Groupon actually lost $413 million in 2010.

Diving into the S-1, it turned out that Groupon only considered itself profitable because it used a peculiar accounting metric of its own creation — adjusted consolidated segment operating income, or ACSOI.

Basically, Groupon was taking the money it was spending on advertising to acquire new subscribers to its email and not counting that money as a quarterly, recurring expense — but as a one-time, capital expense, the way Google might account for the cost of building a new server farm.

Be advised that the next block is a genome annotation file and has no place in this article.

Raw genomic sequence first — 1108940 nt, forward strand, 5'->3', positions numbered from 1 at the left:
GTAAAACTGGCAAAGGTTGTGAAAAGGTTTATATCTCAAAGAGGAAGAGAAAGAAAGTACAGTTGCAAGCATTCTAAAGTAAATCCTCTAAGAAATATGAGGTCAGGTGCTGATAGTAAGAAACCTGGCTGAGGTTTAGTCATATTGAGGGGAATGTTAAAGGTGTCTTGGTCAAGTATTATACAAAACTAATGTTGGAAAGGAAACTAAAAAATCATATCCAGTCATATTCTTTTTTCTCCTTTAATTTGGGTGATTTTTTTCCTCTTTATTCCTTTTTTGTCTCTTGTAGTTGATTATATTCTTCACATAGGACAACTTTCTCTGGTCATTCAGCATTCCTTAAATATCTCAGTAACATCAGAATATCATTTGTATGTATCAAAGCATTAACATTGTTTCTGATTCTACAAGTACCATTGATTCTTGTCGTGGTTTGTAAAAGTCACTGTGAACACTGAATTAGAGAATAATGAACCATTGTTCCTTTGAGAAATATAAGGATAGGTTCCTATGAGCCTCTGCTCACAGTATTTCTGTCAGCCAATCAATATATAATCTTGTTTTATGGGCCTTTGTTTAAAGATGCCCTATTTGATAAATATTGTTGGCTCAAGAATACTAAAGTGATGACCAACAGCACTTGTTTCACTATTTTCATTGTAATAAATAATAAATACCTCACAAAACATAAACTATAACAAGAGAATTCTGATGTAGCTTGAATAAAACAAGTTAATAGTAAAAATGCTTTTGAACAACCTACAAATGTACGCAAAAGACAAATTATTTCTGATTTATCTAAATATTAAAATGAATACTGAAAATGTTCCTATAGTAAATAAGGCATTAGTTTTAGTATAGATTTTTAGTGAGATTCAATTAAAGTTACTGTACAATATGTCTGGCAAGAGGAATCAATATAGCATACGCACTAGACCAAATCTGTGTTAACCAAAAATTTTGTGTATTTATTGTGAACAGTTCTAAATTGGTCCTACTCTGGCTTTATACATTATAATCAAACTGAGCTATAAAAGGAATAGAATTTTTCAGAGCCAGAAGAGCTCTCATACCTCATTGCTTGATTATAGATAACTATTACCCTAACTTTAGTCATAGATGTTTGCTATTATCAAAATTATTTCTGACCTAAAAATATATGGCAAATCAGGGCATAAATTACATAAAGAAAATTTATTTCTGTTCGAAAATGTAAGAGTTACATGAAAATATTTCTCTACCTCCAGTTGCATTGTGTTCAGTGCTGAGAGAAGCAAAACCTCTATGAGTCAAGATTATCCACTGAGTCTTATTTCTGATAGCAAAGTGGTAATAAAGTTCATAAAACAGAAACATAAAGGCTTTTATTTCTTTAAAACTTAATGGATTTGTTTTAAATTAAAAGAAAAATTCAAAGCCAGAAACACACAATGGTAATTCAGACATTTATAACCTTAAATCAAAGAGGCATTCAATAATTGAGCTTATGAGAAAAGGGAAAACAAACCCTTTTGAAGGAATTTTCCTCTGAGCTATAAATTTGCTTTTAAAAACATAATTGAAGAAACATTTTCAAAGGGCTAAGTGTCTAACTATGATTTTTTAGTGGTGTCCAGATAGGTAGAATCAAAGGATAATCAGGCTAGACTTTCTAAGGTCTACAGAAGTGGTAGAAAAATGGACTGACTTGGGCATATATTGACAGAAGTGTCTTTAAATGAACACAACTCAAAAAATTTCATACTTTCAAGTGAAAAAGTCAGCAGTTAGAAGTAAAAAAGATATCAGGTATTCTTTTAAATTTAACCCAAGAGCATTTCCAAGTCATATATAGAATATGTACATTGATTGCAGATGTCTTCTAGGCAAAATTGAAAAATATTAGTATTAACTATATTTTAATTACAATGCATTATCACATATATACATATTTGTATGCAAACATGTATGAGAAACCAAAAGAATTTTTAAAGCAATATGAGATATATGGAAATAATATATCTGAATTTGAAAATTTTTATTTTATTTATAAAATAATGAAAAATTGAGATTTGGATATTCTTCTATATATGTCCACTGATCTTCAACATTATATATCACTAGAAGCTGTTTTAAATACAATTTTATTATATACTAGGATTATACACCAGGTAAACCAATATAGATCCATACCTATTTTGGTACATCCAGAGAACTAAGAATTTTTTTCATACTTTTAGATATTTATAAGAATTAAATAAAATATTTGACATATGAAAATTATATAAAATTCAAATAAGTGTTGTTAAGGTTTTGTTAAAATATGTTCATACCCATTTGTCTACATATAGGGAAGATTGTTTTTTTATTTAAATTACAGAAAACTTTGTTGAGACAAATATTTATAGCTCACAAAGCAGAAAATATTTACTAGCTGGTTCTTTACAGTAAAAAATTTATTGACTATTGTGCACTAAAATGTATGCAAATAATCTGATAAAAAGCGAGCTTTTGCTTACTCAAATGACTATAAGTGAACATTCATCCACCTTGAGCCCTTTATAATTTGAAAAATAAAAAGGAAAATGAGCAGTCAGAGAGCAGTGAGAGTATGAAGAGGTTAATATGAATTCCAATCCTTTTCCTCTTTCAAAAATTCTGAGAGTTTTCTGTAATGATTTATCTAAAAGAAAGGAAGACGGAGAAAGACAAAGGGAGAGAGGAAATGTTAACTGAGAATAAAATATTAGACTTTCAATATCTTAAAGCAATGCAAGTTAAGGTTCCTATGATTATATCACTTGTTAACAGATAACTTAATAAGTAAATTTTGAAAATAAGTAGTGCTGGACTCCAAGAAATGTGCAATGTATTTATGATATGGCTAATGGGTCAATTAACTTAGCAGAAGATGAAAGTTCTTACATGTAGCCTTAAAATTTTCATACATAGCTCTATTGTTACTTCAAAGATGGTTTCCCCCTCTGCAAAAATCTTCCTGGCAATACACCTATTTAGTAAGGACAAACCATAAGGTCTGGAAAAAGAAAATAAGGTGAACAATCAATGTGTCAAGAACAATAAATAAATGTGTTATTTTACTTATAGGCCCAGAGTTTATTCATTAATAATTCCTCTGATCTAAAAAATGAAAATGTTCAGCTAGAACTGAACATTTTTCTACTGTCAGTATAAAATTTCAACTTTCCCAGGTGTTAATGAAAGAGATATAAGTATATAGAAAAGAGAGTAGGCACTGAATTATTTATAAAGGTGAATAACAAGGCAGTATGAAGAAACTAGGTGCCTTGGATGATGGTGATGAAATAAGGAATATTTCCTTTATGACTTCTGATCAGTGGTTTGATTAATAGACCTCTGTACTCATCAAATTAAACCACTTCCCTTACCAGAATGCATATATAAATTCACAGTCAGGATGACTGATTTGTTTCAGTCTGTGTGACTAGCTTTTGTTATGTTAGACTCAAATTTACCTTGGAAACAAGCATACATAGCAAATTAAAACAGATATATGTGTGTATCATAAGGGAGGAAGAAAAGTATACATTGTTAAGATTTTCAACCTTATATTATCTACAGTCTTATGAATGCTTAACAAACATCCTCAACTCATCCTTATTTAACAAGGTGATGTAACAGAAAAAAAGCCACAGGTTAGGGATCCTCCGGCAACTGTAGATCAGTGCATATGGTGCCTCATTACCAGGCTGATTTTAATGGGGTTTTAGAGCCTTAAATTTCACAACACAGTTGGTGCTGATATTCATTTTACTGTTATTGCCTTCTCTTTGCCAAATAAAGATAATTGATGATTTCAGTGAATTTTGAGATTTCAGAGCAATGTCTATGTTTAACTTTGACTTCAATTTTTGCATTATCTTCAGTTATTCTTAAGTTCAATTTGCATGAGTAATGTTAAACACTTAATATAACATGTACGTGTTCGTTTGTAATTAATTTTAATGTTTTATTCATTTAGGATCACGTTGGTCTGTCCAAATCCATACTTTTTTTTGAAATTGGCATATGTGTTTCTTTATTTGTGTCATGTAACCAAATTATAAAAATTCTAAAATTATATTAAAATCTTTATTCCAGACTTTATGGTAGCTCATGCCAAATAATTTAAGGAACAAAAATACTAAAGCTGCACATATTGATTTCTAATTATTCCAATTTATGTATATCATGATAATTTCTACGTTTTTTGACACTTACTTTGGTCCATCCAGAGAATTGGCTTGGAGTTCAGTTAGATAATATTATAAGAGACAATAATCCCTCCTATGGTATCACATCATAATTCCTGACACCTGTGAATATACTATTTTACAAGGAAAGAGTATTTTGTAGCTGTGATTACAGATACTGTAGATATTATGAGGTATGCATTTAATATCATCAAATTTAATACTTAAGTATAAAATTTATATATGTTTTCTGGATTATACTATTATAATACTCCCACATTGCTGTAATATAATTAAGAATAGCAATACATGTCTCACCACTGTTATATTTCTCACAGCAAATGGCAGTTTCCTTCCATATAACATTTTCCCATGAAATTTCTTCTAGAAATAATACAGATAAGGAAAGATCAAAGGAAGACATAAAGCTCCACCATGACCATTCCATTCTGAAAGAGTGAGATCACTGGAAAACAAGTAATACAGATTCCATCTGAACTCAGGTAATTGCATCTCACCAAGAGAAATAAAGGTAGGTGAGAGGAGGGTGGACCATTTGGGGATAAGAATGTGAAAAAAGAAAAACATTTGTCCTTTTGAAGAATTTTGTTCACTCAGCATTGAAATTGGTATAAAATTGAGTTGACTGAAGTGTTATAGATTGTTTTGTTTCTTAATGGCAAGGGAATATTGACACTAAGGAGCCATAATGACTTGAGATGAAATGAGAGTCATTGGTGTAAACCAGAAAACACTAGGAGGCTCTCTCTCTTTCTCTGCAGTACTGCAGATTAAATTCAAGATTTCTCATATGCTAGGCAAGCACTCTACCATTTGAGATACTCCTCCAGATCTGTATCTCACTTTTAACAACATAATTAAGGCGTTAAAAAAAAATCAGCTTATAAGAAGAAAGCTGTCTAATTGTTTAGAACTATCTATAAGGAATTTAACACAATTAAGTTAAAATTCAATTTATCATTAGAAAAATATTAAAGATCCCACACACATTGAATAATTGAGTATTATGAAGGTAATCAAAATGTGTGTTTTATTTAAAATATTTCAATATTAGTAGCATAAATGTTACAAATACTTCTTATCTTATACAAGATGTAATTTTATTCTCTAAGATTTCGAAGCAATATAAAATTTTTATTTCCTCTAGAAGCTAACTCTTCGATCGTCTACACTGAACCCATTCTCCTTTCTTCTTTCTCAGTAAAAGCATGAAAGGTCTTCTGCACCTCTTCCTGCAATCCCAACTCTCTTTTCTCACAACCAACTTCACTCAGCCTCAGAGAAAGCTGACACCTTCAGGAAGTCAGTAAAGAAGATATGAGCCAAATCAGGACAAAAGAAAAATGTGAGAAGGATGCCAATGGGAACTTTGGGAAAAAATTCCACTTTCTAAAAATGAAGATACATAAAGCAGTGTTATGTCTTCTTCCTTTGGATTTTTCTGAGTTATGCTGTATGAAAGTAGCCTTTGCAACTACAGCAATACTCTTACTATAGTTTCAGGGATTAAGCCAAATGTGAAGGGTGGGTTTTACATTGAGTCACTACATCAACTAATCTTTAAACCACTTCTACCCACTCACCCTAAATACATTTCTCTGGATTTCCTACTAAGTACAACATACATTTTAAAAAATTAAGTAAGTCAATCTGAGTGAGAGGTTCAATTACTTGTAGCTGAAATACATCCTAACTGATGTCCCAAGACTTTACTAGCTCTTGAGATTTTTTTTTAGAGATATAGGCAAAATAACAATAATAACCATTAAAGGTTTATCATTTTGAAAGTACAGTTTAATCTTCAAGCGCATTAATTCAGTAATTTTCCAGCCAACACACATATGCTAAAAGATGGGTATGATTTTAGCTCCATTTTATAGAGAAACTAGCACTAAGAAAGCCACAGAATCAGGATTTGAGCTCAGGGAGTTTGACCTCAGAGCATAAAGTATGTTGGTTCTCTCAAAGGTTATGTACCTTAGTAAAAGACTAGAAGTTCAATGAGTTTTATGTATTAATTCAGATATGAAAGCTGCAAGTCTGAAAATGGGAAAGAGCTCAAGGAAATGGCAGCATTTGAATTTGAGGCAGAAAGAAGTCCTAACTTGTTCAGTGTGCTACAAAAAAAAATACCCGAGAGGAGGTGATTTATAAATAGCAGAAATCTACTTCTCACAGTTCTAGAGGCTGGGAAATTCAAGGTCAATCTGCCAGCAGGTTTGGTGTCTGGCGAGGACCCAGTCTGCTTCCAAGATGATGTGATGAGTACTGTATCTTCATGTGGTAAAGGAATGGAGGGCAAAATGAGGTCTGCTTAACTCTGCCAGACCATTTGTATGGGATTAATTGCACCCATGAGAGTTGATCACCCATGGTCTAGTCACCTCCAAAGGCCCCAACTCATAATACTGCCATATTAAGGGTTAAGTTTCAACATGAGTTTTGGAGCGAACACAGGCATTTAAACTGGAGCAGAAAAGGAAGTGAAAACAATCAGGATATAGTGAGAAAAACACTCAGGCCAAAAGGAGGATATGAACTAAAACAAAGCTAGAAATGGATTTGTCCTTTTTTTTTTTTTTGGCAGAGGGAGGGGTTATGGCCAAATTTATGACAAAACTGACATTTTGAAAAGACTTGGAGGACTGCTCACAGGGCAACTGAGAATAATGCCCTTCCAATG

Groupon was saying that ACSOI helped it figure out the ratio between the amount of money it needed to spend on marketing to acquire a subscriber and how much that subscriber would be worth to the company over the long haul.

But marketing expenses are not typically accounted for this way, and people looked at Groupon as though it were trying to pull a fast one.

“Inside Groupon: The Truth About The World’s Most Controversial Company.” — Nicholas Carlson, Business Insider

See also: “Groupon Therapy.” Vanity Fair, August 2011